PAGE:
Snakes and Ladders originated in India
Snakes and Ladders originated in India as part of a family of dice board games, that included Gyan chauper and pachisi (present-day Ludo and Parcheesi).
Snakes and Ladders is an ancient Indian board game regarded today as a worldwide classic. It is played between two or more players on a gameboard having numbered, gridded squares.
A number of “ladders” and “snakes” are pictured on the board, each connecting two specific board squares. The object of the game is to navigate one’s game piece, according to die rolls, from the start (bottom square) to the finish (top square), helped or hindered by ladders and snakes respectively. The historic version had root in morality lessons, where a player’s progression up the board represented a life journey complicated by virtues (ladders) and vices (snakes).
Gameplay of Snakes and Ladders
Each player starts with a token on the starting square (usually the “1” grid square in the bottom left corner, or simply, the imaginary space beside the “1” grid square) and takes turns to roll a single die to move the token by the number of squares indicated by the die roll. Tokens follow a fixed route marked on the gameboard which usually follows a boustrophedon (ox-plow) track from the bottom to the top of the playing area, passing once through every square. If, on completion of a move, a player’s token lands on the lower-numbered end of a “ladder”, the player moves the token up to the ladder’s higher-numbered square. If the player lands on the higher-numbered square of a “snake” (or chute), the token must be moved down to the snake’s lower-numbered square.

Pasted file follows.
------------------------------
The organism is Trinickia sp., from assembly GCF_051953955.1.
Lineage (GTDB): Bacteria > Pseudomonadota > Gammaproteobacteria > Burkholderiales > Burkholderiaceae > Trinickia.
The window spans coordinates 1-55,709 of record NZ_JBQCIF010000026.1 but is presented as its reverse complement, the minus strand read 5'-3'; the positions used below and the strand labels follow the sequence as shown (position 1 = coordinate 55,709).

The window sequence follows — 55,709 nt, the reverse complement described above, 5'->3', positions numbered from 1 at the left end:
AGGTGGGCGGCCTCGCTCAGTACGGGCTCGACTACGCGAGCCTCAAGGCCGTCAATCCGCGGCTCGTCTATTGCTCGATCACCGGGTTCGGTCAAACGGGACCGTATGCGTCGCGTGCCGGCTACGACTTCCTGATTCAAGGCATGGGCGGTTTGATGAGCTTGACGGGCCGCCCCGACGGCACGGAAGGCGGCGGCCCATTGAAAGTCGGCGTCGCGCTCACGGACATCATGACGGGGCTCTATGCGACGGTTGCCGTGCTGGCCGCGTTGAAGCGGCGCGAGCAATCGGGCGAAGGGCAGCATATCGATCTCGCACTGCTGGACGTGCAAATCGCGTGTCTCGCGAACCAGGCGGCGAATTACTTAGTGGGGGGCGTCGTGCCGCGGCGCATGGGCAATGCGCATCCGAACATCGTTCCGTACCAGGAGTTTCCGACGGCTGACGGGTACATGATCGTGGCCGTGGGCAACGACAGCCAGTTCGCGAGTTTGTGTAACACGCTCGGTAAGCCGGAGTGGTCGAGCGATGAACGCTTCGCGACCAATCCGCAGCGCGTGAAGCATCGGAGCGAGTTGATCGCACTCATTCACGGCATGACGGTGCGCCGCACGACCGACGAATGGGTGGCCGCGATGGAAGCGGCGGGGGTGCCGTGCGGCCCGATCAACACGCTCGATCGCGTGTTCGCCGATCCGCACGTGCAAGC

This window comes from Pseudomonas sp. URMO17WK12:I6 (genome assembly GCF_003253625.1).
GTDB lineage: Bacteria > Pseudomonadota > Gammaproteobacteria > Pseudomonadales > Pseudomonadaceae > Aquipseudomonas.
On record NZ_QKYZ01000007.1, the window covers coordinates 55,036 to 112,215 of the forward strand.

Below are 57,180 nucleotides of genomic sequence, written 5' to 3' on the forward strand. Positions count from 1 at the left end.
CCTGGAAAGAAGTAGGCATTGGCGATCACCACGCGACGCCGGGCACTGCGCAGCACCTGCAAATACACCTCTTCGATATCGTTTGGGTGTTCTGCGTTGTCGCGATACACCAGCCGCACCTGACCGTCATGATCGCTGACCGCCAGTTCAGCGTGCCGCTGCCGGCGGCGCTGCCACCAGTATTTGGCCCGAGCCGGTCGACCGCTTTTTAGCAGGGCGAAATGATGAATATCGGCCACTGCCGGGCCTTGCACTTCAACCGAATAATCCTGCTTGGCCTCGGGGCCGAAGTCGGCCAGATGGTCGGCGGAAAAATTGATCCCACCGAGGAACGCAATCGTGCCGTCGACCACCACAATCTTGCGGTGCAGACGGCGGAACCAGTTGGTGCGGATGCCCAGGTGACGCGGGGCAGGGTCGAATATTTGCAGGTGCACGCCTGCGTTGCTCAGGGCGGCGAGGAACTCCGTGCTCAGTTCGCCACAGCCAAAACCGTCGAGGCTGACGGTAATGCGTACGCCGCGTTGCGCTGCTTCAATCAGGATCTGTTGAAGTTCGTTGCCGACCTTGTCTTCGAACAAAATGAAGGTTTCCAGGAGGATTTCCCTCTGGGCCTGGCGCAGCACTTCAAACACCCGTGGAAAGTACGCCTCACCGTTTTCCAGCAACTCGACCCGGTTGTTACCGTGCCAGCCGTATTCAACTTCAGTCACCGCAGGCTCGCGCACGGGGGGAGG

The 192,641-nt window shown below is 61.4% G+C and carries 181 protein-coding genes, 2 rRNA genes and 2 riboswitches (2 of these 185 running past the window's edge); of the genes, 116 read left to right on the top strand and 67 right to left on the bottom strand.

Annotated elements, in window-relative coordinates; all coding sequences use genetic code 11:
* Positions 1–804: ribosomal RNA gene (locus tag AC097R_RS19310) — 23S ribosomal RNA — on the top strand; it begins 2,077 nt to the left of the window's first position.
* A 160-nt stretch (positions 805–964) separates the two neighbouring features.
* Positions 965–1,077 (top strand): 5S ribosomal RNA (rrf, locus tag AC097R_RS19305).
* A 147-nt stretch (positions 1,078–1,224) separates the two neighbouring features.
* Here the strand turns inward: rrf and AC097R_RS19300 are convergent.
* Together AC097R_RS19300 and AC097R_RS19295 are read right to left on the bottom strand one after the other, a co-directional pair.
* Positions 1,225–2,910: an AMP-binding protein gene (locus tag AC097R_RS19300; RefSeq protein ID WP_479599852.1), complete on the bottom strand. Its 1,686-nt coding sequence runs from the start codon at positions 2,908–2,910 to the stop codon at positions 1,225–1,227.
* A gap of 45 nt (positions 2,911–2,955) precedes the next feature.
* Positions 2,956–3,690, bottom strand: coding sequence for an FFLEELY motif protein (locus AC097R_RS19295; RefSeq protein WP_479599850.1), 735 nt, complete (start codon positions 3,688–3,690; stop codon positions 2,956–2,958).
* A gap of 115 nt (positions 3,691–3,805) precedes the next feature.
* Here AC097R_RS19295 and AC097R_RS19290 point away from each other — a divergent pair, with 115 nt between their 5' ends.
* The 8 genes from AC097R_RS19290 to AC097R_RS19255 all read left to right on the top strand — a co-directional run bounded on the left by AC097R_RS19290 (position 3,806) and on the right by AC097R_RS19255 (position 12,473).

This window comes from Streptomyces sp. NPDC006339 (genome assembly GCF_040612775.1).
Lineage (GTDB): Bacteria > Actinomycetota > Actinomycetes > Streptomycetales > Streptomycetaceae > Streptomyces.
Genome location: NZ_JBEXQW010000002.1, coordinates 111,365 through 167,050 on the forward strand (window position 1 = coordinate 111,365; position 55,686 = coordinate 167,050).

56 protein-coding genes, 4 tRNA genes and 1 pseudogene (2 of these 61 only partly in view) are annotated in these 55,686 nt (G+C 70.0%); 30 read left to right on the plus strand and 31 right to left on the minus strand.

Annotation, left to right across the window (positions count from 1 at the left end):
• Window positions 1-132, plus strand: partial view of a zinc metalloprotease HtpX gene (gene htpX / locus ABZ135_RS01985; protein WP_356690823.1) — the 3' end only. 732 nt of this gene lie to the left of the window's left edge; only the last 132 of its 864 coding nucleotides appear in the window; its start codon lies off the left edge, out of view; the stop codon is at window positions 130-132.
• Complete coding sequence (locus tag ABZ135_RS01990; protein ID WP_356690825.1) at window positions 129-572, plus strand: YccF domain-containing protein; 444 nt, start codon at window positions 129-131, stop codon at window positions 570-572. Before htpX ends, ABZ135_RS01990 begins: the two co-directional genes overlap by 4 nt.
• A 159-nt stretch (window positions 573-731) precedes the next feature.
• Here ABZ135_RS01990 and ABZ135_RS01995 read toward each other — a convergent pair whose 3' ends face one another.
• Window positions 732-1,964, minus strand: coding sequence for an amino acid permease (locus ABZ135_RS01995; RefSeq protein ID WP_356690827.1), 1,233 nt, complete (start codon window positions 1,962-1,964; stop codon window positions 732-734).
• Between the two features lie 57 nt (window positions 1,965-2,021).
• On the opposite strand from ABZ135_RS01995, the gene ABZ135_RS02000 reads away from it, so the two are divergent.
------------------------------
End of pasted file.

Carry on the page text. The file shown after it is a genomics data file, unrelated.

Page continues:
If a player rolls a 6, the player may, after moving, immediately take another turn; otherwise play passes to the next player in turn. If a player rolls three consecutive 6s, the player must return to the starting square (grid “1”) and may not move again until rolling another 6. The player who is first to bring their token to the last square of the track is the winner.
A variation exists where a player must roll the exact number to reach the final square (hence winning). Depending on the particular variation, if the roll of the die is too large the token remains in place.